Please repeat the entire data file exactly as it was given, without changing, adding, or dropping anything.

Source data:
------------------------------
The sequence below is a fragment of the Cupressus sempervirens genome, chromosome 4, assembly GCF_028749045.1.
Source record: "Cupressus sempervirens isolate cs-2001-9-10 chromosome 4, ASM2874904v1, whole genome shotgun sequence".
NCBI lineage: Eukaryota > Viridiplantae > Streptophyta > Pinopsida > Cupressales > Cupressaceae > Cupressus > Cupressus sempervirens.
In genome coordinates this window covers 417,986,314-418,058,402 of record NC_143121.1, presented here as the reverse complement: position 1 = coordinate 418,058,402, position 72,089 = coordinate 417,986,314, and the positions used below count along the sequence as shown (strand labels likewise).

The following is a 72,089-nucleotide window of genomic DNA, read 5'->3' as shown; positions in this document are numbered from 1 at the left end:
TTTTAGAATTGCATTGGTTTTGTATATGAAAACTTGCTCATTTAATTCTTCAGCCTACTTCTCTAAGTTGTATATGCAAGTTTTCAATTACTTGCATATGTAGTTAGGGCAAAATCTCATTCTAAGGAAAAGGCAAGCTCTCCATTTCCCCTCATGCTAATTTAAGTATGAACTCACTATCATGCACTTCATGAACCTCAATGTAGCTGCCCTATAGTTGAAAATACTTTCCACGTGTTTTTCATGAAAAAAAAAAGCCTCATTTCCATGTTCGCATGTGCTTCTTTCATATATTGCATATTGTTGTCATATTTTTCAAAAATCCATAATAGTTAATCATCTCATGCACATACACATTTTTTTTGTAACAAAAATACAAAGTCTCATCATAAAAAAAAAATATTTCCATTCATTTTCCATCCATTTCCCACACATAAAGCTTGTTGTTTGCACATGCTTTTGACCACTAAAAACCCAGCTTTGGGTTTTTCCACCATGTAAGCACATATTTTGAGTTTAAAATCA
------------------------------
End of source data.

The sequence below is a fragment of the Cupressus sempervirens genome, chromosome 4, assembly GCF_028749045.1.
Source record: "Cupressus sempervirens isolate cs-2001-9-10 chromosome 4, ASM2874904v1, whole genome shotgun sequence".
NCBI lineage: Eukaryota > Viridiplantae > Streptophyta > Pinopsida > Cupressales > Cupressaceae > Cupressus > Cupressus sempervirens.
In genome coordinates this window covers 417,986,314-418,058,402 of record NC_143121.1, presented here as the reverse complement: position 1 = coordinate 418,058,402, position 72,089 = coordinate 417,986,314, and the positions used below count along the sequence as shown (strand labels likewise).

The following is a 72,089-nucleotide window of genomic DNA, read 5'->3' as shown; positions in this document are numbered from 1 at the left end:
TTTTAGAATTGCATTGGTTTTGTATATGAAAACTTGCTCATTTAATTCTTCAGCCTACTTCTCTAAGTTGTATATGCAAGTTTTCAATTACTTGCATATGTAGTTAGGGCAAAATCTCATTCTAAGGAAAAGGCAAGCTCTCCATTTCCCCTCATGCTAATTTAAGTATGAACTCACTATCATGCACTTCATGAACCTCAATGTAGCTGCCCTATAGTTGAAAATACTTTCCACGTGTTTTTCATGAAAAAAAAAAGCCTCATTTCCATGTTCGCATGTGCTTCTTTCATATATTGCATATTGTTGTCATATTTTTCAAAAATCCATAATAGTTAATCATCTCATGCACATACACATTTTTTTTGTAACAAAAATACAAAGTCTCATCATAAAAAAAAAATATTTCCATTCATTTTCCATCCATTTCCCACACATAAAGCTTGTTGTTTGCACATGCTTTTGACCACTAAAAACCCAGCTTTGGGTTTTTCCACCATGTAAGCACATATTTTGAGTTTAAAATCA